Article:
Jantar Mantar: The colt by Palace Malice was unbeaten in three starts as a 2-year-old, which included his win in the Grade 1 Asahi Hai Futurity Stakes at the end of last year. In just one run this year, he was just beaten into second by Justin Milano in the Grade 3 Kyodo News Hai (Tokinominoru Kinen) at Tokyo over 1,800 meters in February. Trainer Tomokazu Takano commented on the horse: “He showed when he raced at Tokyo last time that he wasn’t bothered by the long transportation to the track. He was well behaved and calm before the race and at the gate, but he showed a lot of power in the race itself. After that he went to the Yamamoto Training Center for a break, and has come back in good condition. He now seems easier to ride.”

Justin Milano: In what was just his second career start last time, Justin Milano won the Grade 3 Kyodo News Hai (Tokinominoru Kinen) at Tokyo in February, and the chances are there’s some more to come from him, so he seems a worthy contender for this next race. The colt by Kizuna is trained by Yasuo Tomomichi, and the trainer recently gave his opinion of things: “He’s had a break at Northern Farm Shigaraki, with this race in mind for him next. He was a little tense for the trip over to Tokyo last time, but hopefully this time he’ll be more settled for the travel to Nakayama. It’s a small oval track, and with it being the last day of the meeting, the ground could be rough. He’s a horse with a big stride, and the going on the day could be the key to things.”

Cosmo Kuranda: Causing an upset last time when winning the Grade 2 Hochi Hai Yayoi Sho (Deep Impact Kinen) at odds of 38/1, the colt by Al Ain - winner of the race in 2017 - most probably has more to offer, and won’t be sent off at such long odds this time. Trained by Shizuya Kato, recent comments on the horse from assistant training staff were: “He’s been at the stable since his last race, and we’ve been able to take things easy with him. There’s no pressure for fast times in training, but just to get his workload right is fine. He looks well in his coat and he seems in good condition.” Giving another boost to Cosmo Kuranda’s chances is the booking of Joao Moreira for the ride on the Big Red Farm owned and bred colt.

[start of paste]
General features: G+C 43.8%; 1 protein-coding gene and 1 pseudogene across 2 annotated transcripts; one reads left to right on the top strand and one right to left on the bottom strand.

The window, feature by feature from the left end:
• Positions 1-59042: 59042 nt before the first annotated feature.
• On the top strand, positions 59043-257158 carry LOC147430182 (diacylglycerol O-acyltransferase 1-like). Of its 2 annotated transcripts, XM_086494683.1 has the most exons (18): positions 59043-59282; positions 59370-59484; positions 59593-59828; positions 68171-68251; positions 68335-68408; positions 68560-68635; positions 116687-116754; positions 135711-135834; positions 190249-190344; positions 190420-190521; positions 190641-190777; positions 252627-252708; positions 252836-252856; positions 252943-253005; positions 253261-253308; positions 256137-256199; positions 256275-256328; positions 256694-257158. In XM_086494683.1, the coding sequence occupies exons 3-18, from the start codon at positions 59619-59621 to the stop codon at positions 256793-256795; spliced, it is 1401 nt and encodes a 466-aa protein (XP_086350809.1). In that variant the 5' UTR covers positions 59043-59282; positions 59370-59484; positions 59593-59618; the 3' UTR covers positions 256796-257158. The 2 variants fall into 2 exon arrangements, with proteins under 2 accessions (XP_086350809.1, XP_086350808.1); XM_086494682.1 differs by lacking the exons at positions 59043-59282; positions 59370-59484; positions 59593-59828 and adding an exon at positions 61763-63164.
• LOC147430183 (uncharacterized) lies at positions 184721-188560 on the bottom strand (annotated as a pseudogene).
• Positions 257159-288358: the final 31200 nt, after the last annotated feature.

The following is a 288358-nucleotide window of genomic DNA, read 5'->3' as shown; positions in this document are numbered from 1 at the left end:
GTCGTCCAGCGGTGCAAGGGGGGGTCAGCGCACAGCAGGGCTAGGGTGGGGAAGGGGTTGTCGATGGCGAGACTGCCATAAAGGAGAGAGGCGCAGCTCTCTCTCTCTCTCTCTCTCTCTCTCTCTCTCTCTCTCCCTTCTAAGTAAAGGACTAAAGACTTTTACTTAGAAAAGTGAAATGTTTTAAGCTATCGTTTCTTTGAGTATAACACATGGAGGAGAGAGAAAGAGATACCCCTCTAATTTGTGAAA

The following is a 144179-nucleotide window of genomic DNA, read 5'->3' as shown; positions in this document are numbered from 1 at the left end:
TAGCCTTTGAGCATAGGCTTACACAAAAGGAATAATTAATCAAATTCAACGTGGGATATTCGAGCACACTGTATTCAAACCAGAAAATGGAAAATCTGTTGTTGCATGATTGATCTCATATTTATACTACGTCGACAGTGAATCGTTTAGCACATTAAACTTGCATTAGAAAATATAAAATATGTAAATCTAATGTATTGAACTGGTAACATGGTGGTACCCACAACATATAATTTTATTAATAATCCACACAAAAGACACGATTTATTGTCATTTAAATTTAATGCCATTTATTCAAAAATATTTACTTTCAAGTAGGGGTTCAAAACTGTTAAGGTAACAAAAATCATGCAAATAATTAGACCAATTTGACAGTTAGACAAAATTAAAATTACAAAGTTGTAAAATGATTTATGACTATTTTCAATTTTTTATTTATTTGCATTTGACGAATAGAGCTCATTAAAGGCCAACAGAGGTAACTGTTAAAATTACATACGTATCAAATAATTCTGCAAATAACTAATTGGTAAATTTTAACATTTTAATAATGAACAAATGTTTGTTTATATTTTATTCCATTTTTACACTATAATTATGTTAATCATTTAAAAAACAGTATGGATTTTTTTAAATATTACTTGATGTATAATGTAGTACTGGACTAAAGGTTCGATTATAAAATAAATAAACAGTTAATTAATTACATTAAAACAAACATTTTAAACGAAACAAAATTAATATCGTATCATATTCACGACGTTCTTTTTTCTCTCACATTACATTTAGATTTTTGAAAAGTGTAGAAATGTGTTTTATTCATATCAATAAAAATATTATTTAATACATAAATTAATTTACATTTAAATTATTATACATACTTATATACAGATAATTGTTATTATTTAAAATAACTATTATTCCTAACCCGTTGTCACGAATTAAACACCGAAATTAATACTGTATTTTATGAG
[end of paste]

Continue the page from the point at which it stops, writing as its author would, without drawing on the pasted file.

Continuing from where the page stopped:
Danon Decile: Jockey Norihiro Yokoyama has struck up a great partnership with Danon Decile, and he rode him to win last time in the Grade 3 Keisei Hai over 2,000 meters at Nakayama in January. It will be the fifth start for the colt by Epiphaneia, who is trained at the Ritto Training Center by Shogo Yasuda. The trainer commented: “With every race he has, he understands more and his attitude improves every time. He was still a bit loose in his run in the Keisei Hai, but he can get better still, I think. His prize money is enough now, so we’ve been able to go straight to this race, and the long-term view would be the Derby.”

Mr G T: Trainer Yoshito Yahagi has three horses among the nominations, and while Shin Emperor might be considered his best chance of winning, Mr G T shouldn’t be far away, after managing a fifth-place finish in last year’s Grade 1 Hopeful Stakes, and most recently was seen winning the Listed Wakaba Stakes over 2,000 meters at Hanshin in March. Assistant trainer Yusaku Oka said: “His win last time in the Wakaba Stakes was achieved in a different way, and he was by no means flat out at the end of the race. He wasn’t quite so tense before the race, so hopefully that will be the case this time too, with the transportation to Nakayama to consider.”

Byzantine Dream: Another colt by Epiphaneia, Byzantine Dream is unbeaten in two starts so far, one as a 2-year-old, and the other just recently, when he won the Grade 3 Kisaragi Sho over 1,800 meters at Kyoto in February, his first race as a 3-year-old. Comments from assistant training staff were: “He had a break at Northern Farm Shigaraki after the Kisaragi Sho, and since returning, we’ve been using a crossover noseband in training, and it seems to help him relax more. He posted a recent 54.8 seconds time on the uphill training track over four furlongs, and his preparation’s been going well, now that he’s calmer.” Bauyrzhan Murzabayev is set for the ride on Byzantine Dream.